Wood Brothers’ Eddie Wood remembers Junie Donlavey as friend first, competitor second

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Remembrance and mourning continues for former NASCAR team owner Junie Donlavey, who passed away Monday at the age of 90.

Among the latest to recall the impact of Donlavey upon the sport, as well as the kind of man and friend he was to many, is Wood Brothers co-owner Eddie Wood.

“Anything you needed, he’d help you,” Wood said. “He was one of the most well-liked people in the garage ever.”

Donlavey and the Woods were lifelong friends first, competitors second. Virginia natives, Donlavey was from the state capital of Richmond, while the Woods hailed from tiny Stuart in the southern part of the state.

Racing Fords was their common thread, but it was only a part of the true friendship and bond that Donlavey and the Woods shared.

“You could call his shop any hour of the night and he’d answer on the first ring,” said Wood, who ironically shared the same April 8 birthday as Donlavey.

The two would talk almost every day, Wood added.

“Sometimes we’d talk about racing, but a lot of those late-night conversations were about life in general, just friends talking,” he said.

Wood fondly recalls Donlavey’s lone Cup win as a team owner as if it were yesterday – when it actually occurred 33 years ago in 1981 at Dover International Speedway.

Short track driver Jody Ridley somehow found a way to get by Neil Bonnett, who had dominated the race, to go on and take the checkered flag for Donlavey.

“We were as happy for them as if we’d won the race,” Wood said.

In an ironic twist, the Wood Brothers’ No. 21 Ford Fusion that will compete in Sunday’s Quicken Loans 400 at Michigan International Speedway will carry a Quick Lane Blue paint scheme that had been in place prior to Donlavey’s death, but also closely resembles a similar paint scheme that used to grace Donlavey-owned cars.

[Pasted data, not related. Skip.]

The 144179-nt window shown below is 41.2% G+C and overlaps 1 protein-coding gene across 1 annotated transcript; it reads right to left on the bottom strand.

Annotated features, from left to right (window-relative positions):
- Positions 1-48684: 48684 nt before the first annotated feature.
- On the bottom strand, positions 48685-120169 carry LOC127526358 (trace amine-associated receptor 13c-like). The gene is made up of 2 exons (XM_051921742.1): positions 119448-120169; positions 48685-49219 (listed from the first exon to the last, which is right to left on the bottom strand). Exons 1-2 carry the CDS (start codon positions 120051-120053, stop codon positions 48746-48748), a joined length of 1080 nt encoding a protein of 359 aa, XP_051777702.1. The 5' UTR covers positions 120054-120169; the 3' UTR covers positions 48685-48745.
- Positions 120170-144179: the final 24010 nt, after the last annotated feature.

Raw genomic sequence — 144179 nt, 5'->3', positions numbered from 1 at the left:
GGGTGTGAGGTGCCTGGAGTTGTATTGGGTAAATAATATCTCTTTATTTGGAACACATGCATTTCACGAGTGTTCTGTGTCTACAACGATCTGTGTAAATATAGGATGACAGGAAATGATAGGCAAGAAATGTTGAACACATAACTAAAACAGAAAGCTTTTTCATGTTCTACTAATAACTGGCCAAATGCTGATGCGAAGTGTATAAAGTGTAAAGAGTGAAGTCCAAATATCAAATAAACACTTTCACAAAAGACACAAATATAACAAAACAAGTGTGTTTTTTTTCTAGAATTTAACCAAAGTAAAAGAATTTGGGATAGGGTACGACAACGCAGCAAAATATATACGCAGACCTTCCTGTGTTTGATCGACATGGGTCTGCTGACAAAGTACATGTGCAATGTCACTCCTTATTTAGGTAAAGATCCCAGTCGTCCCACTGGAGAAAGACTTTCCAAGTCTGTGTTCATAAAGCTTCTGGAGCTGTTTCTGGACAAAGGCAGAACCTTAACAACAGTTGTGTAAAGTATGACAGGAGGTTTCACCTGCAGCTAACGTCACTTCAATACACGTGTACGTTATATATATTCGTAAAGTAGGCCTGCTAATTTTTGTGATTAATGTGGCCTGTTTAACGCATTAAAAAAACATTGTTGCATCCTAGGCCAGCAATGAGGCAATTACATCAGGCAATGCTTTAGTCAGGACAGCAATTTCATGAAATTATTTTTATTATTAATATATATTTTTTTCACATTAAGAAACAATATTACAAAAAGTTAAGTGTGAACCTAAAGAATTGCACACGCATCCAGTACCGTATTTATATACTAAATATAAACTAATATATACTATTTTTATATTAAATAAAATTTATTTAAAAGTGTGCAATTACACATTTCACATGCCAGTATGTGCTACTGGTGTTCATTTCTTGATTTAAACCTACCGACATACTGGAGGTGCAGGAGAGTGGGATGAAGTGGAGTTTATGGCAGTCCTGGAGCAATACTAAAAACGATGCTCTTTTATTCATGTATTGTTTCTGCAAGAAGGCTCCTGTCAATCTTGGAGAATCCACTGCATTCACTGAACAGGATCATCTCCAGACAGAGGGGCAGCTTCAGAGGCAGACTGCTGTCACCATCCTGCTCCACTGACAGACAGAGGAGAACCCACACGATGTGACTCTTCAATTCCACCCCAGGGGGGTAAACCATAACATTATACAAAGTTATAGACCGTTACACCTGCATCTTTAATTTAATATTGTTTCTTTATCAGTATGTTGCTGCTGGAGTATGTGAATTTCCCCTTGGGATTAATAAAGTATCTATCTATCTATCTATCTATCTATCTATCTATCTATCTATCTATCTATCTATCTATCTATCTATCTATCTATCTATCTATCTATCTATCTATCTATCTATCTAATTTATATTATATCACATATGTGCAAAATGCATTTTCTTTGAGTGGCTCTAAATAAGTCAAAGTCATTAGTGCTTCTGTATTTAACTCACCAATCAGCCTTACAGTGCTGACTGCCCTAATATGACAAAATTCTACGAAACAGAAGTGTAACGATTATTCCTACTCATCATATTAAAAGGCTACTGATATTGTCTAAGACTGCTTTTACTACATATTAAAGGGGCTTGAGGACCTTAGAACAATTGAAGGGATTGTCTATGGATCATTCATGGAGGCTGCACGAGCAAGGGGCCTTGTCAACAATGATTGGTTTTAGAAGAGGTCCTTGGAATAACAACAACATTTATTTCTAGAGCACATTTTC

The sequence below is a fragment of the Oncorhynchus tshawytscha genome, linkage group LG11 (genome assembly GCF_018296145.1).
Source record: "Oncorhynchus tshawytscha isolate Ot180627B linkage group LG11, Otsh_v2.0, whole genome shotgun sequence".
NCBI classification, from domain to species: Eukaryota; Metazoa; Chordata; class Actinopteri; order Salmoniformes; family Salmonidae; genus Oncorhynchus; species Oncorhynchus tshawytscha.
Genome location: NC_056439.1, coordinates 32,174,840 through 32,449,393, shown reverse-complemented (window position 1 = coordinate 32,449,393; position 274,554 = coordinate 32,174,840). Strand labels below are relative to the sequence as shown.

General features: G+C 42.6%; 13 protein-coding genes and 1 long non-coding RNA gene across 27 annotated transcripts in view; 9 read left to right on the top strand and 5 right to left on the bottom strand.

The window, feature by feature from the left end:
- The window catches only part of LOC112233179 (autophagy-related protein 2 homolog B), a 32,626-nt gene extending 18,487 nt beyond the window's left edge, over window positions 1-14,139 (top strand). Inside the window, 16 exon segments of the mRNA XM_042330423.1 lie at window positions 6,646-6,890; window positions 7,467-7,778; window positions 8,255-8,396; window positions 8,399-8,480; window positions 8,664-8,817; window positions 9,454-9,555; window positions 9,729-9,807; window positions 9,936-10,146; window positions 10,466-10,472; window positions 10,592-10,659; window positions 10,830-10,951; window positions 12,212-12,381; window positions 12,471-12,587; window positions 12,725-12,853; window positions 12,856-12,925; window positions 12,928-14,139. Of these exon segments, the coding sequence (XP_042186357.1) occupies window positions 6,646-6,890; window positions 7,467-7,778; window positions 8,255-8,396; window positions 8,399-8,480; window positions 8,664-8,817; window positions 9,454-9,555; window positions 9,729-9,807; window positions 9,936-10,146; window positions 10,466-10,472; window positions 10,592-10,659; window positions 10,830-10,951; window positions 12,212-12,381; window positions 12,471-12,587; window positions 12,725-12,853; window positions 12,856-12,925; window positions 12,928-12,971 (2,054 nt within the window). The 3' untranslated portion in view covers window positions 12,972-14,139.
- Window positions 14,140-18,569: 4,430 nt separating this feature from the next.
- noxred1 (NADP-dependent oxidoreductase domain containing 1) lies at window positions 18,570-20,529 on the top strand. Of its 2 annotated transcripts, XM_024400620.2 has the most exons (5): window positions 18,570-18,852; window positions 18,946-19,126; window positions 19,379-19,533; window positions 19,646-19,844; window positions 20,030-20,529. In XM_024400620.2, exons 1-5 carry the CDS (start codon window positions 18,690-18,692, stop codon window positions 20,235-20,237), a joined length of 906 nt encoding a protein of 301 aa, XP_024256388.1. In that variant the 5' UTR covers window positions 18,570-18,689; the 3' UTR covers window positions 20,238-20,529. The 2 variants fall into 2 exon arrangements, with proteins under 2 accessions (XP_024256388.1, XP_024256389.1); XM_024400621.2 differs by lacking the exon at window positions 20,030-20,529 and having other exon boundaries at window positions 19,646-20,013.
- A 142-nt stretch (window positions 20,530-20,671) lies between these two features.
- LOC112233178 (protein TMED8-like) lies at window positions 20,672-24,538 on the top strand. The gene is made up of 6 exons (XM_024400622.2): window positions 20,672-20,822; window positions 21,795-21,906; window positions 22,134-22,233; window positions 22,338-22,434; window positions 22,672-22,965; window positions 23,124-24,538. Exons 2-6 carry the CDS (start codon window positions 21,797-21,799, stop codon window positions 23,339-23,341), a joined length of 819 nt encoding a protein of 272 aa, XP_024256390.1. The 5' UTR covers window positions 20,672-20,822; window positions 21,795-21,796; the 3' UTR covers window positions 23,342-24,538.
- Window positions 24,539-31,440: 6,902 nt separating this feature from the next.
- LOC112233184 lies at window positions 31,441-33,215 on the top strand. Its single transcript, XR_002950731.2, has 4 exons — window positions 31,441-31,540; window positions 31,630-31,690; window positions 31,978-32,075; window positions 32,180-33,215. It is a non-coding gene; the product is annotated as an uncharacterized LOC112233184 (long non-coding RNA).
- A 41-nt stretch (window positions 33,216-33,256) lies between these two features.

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Takuma Sato’s likeness revealed on Borg-Warner Trophy (PHOTOS)

Photos; Walt Kuhn
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INDIANAPOLIS – Rather than the traditional December unveil, this year’s reveal newest likeness added to the Borg-Warner Trophy came Tuesday at the Indianapolis Motor Speedway Museum.

Takuma Sato got to see the result of the sculpting done by William Behrends and then turned from wax, clay and ceramic into sterling silver on Tuesday evening, as the winner of the 101st Indianapolis 500 presented by PennGrade Motor Oil saw his face revealed on the trophy.

Sato took the No. 26 Ruoff Home Mortgage Honda for Andretti Autosport to the win in thrilling fashion this year over Helio Castroneves, denying the Brazilian his fourth Indianapolis 500 victory in the process. It atoned for his near-miss in 2012, driving for Rahal Letterman Lanigan Racing, the team he’ll return to in 2018.

It’s been a whirlwind last week-plus for Sato, doing the podium interviews at the Japanese Grand Prix, reflecting on his Indianapolis 500 triumph, then sharing the victory spoils with another Japanese pilot in Yoshihide Muroya, who won the Red Bull Air Race World Championship at Indianapolis this weekend.

Photos of Sato’s face on the most unique trophy in sports are below. This post will be updated following tonight’s full unveil. (All photos: Walt Kuhn)